Season-long offensive struggles personified in 9th-inning fall by Brock Holt

June 16, 2014 - 6:03 am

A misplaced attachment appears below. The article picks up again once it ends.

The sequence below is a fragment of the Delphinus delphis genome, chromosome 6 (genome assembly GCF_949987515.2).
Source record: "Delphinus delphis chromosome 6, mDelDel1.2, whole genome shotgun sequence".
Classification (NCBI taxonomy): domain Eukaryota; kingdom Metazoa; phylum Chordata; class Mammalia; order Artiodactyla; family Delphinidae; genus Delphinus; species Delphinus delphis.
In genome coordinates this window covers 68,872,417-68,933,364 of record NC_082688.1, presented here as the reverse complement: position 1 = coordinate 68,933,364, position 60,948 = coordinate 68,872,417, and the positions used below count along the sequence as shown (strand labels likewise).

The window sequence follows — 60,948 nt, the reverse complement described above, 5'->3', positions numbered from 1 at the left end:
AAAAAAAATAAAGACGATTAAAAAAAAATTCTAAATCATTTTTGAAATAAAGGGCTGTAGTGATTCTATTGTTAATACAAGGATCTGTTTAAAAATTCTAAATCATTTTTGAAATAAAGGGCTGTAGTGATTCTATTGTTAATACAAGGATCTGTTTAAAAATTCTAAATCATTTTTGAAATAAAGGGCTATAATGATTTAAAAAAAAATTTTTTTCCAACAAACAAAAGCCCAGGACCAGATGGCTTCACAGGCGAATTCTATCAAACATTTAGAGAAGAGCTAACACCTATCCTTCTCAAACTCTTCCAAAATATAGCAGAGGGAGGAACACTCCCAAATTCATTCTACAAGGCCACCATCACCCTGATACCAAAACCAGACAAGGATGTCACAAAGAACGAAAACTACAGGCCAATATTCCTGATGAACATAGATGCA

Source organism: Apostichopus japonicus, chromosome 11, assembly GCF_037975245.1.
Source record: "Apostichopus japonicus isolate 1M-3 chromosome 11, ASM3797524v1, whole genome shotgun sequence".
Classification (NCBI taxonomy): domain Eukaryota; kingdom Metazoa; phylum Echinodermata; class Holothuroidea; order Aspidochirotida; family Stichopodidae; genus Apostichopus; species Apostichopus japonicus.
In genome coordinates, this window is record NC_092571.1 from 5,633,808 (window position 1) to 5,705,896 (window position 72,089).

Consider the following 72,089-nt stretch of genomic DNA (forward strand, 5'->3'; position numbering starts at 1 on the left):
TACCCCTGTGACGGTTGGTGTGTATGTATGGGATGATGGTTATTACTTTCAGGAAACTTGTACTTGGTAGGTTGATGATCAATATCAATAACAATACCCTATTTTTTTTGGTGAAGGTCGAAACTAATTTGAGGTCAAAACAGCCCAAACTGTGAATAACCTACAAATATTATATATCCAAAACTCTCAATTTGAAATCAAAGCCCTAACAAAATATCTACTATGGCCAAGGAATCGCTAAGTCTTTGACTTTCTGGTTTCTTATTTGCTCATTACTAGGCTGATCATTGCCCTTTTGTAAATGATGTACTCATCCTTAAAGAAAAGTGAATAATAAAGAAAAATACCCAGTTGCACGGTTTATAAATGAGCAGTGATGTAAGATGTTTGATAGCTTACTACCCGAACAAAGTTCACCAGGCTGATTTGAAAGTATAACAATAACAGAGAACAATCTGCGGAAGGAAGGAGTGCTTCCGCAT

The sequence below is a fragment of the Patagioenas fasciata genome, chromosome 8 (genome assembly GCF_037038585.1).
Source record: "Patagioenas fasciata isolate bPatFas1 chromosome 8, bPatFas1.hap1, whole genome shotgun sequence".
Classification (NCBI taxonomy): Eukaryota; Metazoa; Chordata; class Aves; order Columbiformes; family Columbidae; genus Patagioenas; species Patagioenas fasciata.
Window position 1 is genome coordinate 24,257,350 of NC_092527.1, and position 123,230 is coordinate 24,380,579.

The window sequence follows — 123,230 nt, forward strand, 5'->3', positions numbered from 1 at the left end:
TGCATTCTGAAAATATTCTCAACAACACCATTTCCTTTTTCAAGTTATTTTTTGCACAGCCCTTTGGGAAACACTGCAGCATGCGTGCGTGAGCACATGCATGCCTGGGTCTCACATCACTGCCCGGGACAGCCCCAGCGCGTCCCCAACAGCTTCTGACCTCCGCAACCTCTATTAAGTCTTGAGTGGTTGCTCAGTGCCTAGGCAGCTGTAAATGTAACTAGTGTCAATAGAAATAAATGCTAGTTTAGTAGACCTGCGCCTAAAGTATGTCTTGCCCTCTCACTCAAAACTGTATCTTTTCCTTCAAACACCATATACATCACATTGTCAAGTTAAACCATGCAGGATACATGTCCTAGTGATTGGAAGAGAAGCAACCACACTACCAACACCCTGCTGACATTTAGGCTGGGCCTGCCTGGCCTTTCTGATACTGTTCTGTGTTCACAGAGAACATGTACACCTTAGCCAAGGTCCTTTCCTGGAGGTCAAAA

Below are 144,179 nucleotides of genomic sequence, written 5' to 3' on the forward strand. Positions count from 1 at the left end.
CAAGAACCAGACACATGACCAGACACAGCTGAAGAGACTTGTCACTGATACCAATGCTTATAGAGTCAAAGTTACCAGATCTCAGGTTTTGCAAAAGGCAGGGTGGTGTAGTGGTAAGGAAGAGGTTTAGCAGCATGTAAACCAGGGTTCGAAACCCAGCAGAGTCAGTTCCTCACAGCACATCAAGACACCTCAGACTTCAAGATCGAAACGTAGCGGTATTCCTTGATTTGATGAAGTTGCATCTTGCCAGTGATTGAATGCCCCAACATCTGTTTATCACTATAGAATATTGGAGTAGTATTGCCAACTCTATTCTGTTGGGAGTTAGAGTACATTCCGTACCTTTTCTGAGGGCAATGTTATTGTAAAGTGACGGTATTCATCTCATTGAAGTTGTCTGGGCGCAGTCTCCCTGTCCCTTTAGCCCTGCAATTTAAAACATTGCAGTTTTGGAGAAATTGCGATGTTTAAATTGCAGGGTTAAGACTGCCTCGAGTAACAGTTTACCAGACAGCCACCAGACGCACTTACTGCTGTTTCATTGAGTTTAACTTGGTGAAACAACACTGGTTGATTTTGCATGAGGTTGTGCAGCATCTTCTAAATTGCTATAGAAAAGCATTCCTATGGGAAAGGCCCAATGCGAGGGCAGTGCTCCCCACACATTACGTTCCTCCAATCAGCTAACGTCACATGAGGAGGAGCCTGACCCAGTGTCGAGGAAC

The story had written itself to that point. In the bottom of the ninth inning, with the Red Sox and Indians tied, 2-2, with the bases loaded and two outs, it only made sense that Brock Holt would be at the plate. Holt, who was 2-for-4 with a run scored at that point, has been Superman in the flesh for the Red Sox since his call-up from Pawtucket on May 17. With the way that the Brock Holt show has played out in recent weeks, it would make sense for the Holt to be the on to finish the game off with a walkoff single. So Holt stepped up to the plate with the winning run just 90 feet away. Holt had the opportunity to, once again, be the hero for the Red Sox. All it would haven taken was a single. Just a single. Instead, Holt tapped the ball over the pitcher's mound to Jason Kipnis, who threw out Holt by less than a step. After reaching first, Holt fell over the base, landing on his stomach and ending up with a mouth full of dirt. Holt put his head on the ground in disappointment and frustration. No, there will not be a film adaptation of that moment, starring Matt Damon as Holt. Instead the ground out will end up as just another example of the Red Sox offense's futility with runners in scoring position. Holt came less than a step away from winning the game for the Red Sox. Instead of walking off the field as the hero, Holt fell flat on his face. All season, the Red Sox offense has seemingly been falling flat on its face with runners in scoring position. Holt's trip over first base in the 3-2, 11-inning loss to the Indians seemingly personified the season-long theme of the team's offensive struggles. "We've been getting guys on, but we're not getting them in. We'll get there eventually," Holt said. "That's kind of been the theme. Somebody is going to come up and we're going to get big hit after big hit, so we'll keep grinding and come ready to play tomorrow." Red Sox manager John Farrell acknowledged that the big hit has been elusive for the Red Sox so far this season. "I can't say that we change our approach [with runners in scoring position]," Farrell said. "One through nine, it's not like we're going about it differently, but it's been elusive." Throughout the entirety of the 2014 season, the Red Sox have struggled to get hits with runners in scoring position and two outs. Going into Sunday's game, in such situations the Red Sox were hitting .221/.357/.325 with four homers, 81 RBIs, 14 doubles and one triple in 328 plate appearances. "[We] may be pressing a little just because someone wants to get [a hit]," Holt said. "We want to get that big hit and win a game because of it. Like I said, maybe not go up there and try to do too much." Catcher A.J. Pierzynski says that there is nothing the team can do other than working to get runners on base and trying to get the ball on the bat. "Once you hit the ball, the ball goes where it goes, and I think guys are putting good at-bats on pitchers," Pierzynski said. "We got [Corey] Kluber out in the sixth and had nothing but good at-bats off of him to get there. Guys made good plays. There was nothing you can do but keep trying, and this team is not going to stop doing that." Holt said that the offense is too good to not turn things around. "We're up there trying to get the job done and do what we're capable of doing," Holt said. "We're just not getting it done right now. Our offense is top-to-bottom pretty dang good, so it's a matter of time before we get out of it."